band rehearsals in the loft."

Robin did not discuss the Smith tapes, so I don't know whether any of


captured Coltrane (although, I intend to find out, and will report


However, Robin said that he has been given access to Monk family tapes,

which include three performances from the Five Spot, July 1957.  These


the only known recordings of that legendary gig with Coltrane, and


"Nutty," "Ruby, My Dear," and one other track, the name of which Robin

couldn't recall.  He said that the Monk family intends to release these

recordings on it's own Thelonious label.  Robin said that at this early

date, Coltrane is clearly struggling with the compositions.

Most of the Monk family tapes are home recordings, made by Nellie. 

Many of

these consist of Monk working out his approach to a single tune,


similar in manner to the 25 minute rehearsal of "Round Midnight" on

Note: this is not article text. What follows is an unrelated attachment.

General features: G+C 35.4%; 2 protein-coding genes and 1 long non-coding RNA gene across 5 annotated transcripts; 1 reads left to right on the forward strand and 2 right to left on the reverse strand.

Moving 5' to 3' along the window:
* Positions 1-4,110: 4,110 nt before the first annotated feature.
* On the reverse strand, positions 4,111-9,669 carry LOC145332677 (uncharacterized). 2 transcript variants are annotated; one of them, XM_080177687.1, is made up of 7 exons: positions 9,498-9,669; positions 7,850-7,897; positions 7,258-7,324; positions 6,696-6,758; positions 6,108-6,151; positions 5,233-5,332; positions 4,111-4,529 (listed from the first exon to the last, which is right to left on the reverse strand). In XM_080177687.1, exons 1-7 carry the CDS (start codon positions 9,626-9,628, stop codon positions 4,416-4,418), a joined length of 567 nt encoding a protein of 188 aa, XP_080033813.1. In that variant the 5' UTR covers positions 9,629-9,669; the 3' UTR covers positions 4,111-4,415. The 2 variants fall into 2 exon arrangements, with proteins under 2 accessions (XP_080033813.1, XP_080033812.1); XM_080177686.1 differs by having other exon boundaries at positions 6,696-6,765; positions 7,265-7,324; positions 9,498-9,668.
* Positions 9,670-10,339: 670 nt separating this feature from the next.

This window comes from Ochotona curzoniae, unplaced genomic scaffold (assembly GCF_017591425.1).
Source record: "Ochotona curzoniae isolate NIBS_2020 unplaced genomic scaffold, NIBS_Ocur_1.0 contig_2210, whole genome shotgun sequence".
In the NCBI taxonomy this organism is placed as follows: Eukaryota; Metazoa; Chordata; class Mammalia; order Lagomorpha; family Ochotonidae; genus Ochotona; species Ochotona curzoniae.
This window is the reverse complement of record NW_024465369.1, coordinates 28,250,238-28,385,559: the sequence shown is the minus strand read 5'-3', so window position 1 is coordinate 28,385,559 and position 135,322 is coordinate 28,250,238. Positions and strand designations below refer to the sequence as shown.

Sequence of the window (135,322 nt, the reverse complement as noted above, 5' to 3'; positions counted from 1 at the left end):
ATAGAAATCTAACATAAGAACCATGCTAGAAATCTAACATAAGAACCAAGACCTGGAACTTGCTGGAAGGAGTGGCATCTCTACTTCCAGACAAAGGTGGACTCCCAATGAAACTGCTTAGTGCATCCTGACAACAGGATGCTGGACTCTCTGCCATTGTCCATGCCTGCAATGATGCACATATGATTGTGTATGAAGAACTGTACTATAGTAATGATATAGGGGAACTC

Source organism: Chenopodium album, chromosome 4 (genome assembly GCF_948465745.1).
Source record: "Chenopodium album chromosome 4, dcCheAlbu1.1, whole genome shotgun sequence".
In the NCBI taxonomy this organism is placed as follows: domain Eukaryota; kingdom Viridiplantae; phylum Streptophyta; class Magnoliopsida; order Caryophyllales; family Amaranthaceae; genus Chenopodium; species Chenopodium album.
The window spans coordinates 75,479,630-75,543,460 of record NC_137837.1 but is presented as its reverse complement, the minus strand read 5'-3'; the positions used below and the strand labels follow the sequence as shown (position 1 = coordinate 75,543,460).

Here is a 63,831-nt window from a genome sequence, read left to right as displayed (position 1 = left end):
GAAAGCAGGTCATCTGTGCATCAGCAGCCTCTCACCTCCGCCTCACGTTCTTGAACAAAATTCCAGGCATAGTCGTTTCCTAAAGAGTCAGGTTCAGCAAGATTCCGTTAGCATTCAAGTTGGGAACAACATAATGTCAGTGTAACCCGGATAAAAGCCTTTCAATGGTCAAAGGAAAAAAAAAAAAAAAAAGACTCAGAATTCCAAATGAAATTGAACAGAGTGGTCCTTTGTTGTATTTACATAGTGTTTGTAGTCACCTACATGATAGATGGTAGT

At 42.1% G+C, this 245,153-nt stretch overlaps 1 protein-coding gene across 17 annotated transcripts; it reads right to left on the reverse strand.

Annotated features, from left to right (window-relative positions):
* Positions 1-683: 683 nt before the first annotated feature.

Thelonious Himself.  Robin played portions of an 84 minute tape of Monk

playing "Getting Sentimental Over You" over and over again, gradually

distilling his conception.  Robin said that often on these tapes Monk

initially plays tunes fairly straight, then slowly introduces his

rubato and

substitutions.  Robin intends to include a cd of selections with his


which he has yet to complete.

One home recording includes a performance of "All God's Children Got

Rhythm," which Robin discovered Monk was playing from an arrangement


by Mary Lou Williams.  He said Williams and Monk were close; and that


Williams and Bud Powell once shared an apartment and a single piano. 


said that some compositions in Monk's hand can be found among Mary Lou

Williams' papers in Duke's manuscript collection.  He also demonstrated


Monk borrowed "Rhythm 'n' ing" from a Mary Lou composition (which then


circulated and was played under various titles by Al Haig, Charlie